Page Banner

United States Department of Agriculture

Agricultural Research Service

Title: Impact of Flower Removal and Light and Temperature Stresses on Acidification of Nutrient Solution by Geranium (Pelargonium X Hortorum Bailey)

Authors
item Taylor, Matthew - NC STATE UNIVERSITY
item Nelson, Paul - NC STATE UNIVERSITY
item Frantz, Jonathan

Submitted to: HortScience
Publication Type: Abstract Only
Publication Acceptance Date: March 14, 2007
Publication Date: July 14, 2007
Citation: Taylor, M., Nelson, P., Frantz, J. 2007. Impact of flower removal and light and temperature stresses on acidification of nutrient solution by geranium (pelargonium x hortorum bailey). HortScience. Scottsdale, AZ, July 16-19, 2007.

Technical Abstract: The cause of sudden substrate pH decline by geranium (Pelargonium x hortorum Bailey) is unknown. Published reports indicate that this response can be influenced in other plants by temperature and light extremes. The first of five experiments compared plants with all flowers removed to plants that were allowed to flower. Experiment 2 compared plants grown at 4 light levels (105, 210, 450 and 1020 µmol•m–2•s–1). Experiment 3 compared plants grown at 4 temperatures (14/10, 18/14, 22/18 and 26/22º C day/night). Experiment 4 was a repeat of experiment 1 and experiment 5 was a factorial combining the 3 highest light levels and the 3 highest temperature levels. Plants allowed to form flowers had a final substrate pH of 6.3 compared to 5.7 for plants where flowers were removed. With increasing increments of temperature, substrate pH declined from 6.8 to 4.6 and with increasing light intensity from 6.1 to 4.8. There was no effect of flower removal in experiment 4. Light and temperature had no consistent effects in experiment 5 throughout 46 days after planting with most pH values remaining in the acceptable range of 5.6 to 6.1. By 60 days, temperature treatments began to segregate with pH being highest in the low temperature treatments and lowest, down to 5.5, in the highest temperature treatments. High temperature stimulated geranium acidification in both experiments, with the effect more severe in the first experiment. The flowering and high light effects were not duplicated in the second trial. This indicates that an additional factor is involved in expression of the light, temperature, and flowering control of acidification.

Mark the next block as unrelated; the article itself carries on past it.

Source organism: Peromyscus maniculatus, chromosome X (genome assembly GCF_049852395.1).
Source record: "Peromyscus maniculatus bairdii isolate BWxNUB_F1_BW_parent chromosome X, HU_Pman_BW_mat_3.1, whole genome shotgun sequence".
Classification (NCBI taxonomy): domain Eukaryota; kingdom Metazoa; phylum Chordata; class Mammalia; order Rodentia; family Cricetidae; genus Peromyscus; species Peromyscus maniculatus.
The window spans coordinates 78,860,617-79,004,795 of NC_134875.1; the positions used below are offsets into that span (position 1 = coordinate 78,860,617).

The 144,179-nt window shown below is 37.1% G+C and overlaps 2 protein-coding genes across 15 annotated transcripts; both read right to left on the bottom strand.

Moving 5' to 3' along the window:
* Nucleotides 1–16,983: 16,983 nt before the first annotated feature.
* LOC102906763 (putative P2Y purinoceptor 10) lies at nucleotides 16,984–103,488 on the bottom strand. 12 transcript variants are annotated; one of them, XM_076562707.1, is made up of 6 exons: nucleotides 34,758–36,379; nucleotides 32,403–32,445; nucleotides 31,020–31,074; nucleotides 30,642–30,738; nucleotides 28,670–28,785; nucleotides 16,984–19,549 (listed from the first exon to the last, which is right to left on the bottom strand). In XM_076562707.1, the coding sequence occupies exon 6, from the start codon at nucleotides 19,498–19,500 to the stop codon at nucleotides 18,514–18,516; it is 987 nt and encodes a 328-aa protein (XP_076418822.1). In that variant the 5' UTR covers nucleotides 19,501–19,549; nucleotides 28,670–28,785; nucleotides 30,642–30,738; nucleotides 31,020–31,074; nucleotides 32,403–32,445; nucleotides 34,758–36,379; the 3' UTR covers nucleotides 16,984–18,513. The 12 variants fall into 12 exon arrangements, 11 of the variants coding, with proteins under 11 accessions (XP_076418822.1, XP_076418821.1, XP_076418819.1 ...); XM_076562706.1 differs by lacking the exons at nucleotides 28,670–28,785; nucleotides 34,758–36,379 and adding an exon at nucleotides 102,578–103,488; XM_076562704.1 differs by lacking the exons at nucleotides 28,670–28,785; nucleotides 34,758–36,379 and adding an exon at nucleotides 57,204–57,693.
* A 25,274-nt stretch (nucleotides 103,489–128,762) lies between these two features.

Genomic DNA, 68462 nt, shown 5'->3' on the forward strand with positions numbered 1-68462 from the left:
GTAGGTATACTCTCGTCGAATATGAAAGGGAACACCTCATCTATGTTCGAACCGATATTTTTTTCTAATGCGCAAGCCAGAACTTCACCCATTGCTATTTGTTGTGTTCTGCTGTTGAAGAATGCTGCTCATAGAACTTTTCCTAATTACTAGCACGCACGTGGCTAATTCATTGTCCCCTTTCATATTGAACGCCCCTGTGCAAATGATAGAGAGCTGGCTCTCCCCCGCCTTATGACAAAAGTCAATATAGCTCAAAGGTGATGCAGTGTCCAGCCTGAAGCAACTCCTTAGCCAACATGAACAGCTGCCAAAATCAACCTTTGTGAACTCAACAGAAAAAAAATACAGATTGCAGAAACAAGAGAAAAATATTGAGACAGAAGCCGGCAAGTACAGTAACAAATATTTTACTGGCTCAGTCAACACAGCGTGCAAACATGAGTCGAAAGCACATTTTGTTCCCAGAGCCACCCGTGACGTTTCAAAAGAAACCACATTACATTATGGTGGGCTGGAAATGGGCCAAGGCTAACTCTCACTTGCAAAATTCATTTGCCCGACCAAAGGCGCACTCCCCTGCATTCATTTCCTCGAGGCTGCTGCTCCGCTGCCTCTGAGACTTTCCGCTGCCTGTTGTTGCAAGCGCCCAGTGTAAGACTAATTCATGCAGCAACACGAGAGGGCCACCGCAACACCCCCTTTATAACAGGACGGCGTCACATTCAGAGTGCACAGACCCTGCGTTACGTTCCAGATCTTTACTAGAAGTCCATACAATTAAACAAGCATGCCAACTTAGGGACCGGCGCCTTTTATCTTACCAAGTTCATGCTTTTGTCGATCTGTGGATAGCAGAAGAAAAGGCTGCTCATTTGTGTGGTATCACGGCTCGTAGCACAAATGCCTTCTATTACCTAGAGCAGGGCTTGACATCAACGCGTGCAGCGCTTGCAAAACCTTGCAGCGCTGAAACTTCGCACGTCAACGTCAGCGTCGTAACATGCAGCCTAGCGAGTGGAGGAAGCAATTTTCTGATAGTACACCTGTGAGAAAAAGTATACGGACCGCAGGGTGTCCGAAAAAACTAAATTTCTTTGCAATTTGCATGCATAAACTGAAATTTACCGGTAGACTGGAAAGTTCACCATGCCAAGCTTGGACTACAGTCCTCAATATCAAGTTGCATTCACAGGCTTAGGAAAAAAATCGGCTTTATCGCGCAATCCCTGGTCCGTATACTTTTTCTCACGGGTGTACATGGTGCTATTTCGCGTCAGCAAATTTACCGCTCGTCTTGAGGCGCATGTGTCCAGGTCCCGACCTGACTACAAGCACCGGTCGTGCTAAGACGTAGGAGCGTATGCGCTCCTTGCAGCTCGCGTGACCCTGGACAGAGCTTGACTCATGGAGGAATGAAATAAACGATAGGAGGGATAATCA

Last Modified: 8/21/2014
Footer Content Back to Top of Page